Woody Henderson
Contributor

They say each part of the country hosts its own type of natural disaster — hurricanes, tornados, floods, snow, heat, earthquakes, etc.  Lucky for us, exposure to beautiful scenery is not dangerous. However, the occasional forest fire disturbs our peace. We’ve talked about abatement, our amazing public safety agencies and how they manage our evacuations and put out fires. Our job is to simply be prepared.  
On boats we call it a “ditch kit.” If we find ourselves suddenly sinking (for various reasons) and in need of boarding the life raft, we want to take a duffel of stuff that will best help us survive until we are rescued. Part of being prepared for a fire evacuation is assembling an appropriate emergency supply kit.  
It is best to do this before we need it. Store the kit in an easily accessible place and make sure family members know where it is located. Plan to be away for multiple days. Each family member should add a small backpack of personal items.
Nonperishable food can be stored in a box or chest that family members can lift into a vehicle. If it has wheels, even better (I’m talking about the water and food containers. The vehicle should have wheels, too).  Evacuations can occur at night, so keep a sturdy pair of shoes and a flashlight by your bed.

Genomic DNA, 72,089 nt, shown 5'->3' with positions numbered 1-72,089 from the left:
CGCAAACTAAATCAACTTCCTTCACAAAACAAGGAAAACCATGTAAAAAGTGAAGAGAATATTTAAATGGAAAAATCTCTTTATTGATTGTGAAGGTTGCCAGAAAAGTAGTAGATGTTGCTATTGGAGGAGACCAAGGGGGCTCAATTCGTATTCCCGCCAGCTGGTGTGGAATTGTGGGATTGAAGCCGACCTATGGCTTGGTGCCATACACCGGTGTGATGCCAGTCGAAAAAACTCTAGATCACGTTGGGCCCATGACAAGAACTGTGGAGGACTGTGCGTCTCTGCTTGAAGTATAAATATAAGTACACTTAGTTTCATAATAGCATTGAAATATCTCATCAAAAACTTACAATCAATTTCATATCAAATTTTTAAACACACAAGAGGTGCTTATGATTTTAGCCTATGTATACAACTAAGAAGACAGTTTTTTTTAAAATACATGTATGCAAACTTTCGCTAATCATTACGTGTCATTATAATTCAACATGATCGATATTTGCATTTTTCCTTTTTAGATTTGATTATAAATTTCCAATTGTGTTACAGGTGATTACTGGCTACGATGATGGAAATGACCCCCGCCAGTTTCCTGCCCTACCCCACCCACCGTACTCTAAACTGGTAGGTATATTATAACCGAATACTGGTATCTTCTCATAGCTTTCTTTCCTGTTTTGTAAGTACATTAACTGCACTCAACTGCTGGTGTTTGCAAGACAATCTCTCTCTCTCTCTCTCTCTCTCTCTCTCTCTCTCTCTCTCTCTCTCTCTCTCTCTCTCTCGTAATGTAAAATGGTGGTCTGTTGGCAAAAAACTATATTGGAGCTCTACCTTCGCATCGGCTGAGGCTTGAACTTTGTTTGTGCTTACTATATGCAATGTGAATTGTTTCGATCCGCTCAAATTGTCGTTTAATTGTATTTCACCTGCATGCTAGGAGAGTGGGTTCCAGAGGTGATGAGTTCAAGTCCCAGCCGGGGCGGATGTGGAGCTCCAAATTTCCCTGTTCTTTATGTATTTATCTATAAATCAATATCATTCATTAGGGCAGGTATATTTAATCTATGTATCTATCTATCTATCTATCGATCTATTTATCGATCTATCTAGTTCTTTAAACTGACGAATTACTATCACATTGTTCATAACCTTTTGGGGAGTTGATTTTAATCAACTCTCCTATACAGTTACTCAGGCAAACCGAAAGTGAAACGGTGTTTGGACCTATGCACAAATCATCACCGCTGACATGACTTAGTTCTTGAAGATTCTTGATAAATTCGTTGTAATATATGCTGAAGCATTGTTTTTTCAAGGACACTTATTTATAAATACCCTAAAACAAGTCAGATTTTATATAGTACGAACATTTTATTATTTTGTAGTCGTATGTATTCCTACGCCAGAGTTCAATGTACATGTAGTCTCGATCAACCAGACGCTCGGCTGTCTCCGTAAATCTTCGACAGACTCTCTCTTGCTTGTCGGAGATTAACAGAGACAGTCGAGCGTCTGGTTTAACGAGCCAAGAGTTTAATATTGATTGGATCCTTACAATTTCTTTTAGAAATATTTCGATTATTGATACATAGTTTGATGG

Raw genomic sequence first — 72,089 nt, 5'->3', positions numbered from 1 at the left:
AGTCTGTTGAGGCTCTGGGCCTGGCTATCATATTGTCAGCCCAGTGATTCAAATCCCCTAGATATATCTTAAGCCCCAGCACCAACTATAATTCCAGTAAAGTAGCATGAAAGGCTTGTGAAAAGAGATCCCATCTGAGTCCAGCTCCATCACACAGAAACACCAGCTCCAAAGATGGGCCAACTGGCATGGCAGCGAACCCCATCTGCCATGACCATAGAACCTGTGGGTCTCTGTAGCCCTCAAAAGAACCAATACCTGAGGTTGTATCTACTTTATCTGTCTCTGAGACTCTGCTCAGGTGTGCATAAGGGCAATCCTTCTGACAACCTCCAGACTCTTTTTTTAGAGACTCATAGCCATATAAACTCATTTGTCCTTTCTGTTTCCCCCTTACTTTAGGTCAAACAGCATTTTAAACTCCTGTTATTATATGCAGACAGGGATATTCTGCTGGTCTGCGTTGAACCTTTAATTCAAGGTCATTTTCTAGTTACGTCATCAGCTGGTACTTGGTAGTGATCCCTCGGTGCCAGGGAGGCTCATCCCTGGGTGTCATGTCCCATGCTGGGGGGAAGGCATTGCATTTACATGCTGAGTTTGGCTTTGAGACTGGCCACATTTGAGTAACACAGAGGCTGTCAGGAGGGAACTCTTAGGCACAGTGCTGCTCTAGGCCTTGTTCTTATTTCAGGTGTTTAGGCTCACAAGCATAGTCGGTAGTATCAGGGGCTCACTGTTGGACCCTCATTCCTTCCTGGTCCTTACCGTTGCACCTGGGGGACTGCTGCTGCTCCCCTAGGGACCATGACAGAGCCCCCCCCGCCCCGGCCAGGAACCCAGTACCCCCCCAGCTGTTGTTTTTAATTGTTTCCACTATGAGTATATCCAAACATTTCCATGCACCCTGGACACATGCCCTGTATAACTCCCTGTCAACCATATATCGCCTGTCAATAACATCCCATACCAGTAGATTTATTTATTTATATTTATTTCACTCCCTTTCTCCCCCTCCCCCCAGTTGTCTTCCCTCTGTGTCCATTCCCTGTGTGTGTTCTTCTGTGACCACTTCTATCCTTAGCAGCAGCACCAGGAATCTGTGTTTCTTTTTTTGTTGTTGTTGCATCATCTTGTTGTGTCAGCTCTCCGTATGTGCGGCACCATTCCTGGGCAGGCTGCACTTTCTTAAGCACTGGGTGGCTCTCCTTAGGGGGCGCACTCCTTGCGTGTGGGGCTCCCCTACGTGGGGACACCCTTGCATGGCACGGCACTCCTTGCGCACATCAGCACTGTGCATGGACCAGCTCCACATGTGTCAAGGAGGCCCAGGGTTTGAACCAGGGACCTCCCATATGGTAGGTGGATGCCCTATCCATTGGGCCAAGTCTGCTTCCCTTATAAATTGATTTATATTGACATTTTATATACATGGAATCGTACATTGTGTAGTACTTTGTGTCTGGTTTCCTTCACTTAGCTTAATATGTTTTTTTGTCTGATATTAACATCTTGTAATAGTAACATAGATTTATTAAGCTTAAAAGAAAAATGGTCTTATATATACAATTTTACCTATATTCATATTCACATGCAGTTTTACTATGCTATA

Emergency Supply Kit Tips
• Enough food and water to get you off the hill, and then some. Note: you may be asked to shelter in a safe place for hours before you have traveled all the way down the hill.
• Keep a map marked with potential routes off the hill. Always follow officer instructions and signs during evacuations.
• Chargers for cell phones, laptops, etc.
• Prescriptions or special medications, eyeglasses and contact lenses
• An extra set of car keys, credit cards and cash
• Change of clothing
• First aid kit
• Flashlight
• Your bathroom kit and a roll of toilet paper
• Battery-powered radio and extra batteries. A car radio preset tuned to WNKI-AM 1610
• Copies of your home insurance and other important documents (birth certificates, passports, etc.)
• Whistle to signal for help
• Fire extinguisher (One should always be in your car.)
• Necessities for infant(s), if applicable
• Don’t forget pet food and water (and your pet)

A small fire safe can be grabbed quickly if time allows. That can hold the following items:
• Smaller, high value items
• Family photos and irreplaceable items
• Thumb drive or hard drive with important files

A more extensive emergency supply kit includes:
• Dust mask for each person, N95 or better, for driving through smoke
• Personal water bottles, plates, utensils and paper towels
• Water filter or purification tablets to disinfect water
• Matches in a waterproof container and a knife
• Paper and pencil
• Books, games, puzzles or other activities
• Sleeping bag or warm blanket for each person if weathering in a camp or shelter
If you host short-term renters, post a sheet with evacuation tips.
A comprehensive guide to wildfire preparedness can be found at Readyforwildfire.org/prepare-for-wildfire

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